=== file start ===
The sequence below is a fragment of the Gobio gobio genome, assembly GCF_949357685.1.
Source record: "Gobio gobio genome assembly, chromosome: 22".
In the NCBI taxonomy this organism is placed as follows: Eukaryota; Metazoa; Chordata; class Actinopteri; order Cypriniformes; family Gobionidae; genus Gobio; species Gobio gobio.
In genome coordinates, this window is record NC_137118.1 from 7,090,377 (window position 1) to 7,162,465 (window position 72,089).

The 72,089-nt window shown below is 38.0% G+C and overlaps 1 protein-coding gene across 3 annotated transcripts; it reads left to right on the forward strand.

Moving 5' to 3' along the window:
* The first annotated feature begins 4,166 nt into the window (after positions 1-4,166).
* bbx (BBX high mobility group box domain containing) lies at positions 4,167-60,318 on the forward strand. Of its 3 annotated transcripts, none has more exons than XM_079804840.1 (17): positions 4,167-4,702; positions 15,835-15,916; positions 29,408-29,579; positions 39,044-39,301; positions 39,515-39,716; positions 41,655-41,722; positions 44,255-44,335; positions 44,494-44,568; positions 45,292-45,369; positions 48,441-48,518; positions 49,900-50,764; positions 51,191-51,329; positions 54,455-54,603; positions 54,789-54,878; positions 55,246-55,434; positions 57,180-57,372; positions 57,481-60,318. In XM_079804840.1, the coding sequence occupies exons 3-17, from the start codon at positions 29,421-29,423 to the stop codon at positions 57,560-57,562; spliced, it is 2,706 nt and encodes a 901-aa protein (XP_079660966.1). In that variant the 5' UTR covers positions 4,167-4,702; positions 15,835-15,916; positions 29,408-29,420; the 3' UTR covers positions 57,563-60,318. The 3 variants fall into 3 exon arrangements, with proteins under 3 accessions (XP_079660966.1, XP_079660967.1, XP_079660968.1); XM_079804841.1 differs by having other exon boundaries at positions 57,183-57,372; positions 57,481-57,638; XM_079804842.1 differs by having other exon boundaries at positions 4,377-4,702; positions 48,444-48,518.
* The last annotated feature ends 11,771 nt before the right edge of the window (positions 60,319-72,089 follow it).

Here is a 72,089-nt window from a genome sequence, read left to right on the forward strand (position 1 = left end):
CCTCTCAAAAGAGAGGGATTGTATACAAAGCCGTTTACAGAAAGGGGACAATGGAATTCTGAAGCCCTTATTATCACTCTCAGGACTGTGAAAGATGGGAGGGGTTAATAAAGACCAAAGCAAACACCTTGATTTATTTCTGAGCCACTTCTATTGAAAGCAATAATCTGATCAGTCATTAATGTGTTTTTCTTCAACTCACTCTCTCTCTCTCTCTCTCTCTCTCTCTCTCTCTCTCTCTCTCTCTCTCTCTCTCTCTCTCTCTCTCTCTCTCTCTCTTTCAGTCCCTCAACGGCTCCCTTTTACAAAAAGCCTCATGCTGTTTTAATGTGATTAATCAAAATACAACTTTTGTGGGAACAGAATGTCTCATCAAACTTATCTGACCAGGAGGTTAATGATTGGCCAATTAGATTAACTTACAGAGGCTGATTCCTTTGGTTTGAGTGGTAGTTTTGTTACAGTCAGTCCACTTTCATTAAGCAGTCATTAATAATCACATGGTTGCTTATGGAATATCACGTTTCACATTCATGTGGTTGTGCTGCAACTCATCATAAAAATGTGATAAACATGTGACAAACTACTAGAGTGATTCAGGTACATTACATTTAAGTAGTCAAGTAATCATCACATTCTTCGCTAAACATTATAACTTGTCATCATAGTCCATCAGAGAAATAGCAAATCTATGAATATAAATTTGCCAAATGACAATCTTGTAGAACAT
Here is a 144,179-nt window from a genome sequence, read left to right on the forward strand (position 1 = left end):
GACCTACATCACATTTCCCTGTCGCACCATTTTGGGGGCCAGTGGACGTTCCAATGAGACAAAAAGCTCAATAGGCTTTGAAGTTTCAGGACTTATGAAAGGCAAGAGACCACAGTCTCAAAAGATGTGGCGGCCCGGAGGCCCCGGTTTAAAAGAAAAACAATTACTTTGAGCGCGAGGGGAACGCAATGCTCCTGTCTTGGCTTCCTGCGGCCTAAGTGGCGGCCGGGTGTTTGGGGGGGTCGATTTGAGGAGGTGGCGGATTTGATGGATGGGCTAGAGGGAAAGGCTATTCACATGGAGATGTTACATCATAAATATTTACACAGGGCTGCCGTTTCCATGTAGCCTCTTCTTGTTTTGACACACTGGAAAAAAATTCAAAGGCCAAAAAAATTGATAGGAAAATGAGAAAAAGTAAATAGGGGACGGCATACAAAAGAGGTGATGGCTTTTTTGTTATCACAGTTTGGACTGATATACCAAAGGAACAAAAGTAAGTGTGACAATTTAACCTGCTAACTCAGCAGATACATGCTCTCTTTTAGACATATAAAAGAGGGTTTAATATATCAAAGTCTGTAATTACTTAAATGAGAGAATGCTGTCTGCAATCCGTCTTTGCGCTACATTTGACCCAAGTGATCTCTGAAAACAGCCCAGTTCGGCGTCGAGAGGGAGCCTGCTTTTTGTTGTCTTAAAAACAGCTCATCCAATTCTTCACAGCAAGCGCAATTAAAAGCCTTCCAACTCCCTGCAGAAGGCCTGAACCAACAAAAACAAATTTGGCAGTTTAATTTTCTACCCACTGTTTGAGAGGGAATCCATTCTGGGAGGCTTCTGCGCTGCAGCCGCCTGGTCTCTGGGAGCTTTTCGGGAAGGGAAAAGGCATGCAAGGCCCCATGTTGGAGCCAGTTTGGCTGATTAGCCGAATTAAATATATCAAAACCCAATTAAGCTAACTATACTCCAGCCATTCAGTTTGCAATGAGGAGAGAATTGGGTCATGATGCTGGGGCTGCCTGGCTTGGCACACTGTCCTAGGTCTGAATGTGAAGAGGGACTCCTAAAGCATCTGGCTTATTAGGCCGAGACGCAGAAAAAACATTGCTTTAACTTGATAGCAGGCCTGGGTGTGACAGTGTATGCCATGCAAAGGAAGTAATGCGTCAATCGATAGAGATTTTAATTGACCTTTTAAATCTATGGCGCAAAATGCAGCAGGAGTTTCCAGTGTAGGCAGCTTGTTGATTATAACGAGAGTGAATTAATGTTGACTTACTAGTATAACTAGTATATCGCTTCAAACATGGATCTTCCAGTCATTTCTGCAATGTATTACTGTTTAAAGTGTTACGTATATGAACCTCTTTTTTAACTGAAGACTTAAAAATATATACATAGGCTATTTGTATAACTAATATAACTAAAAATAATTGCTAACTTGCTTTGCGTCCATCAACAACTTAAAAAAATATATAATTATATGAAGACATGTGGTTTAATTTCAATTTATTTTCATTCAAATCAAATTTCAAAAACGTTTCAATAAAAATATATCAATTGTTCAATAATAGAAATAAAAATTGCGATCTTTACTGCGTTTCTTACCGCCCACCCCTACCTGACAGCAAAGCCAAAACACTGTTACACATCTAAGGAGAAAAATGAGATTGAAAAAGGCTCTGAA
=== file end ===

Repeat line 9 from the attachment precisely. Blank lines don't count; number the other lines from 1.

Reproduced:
* The last annotated feature ends 11,771 nt before the right edge of the window (positions 60,319-72,089 follow it).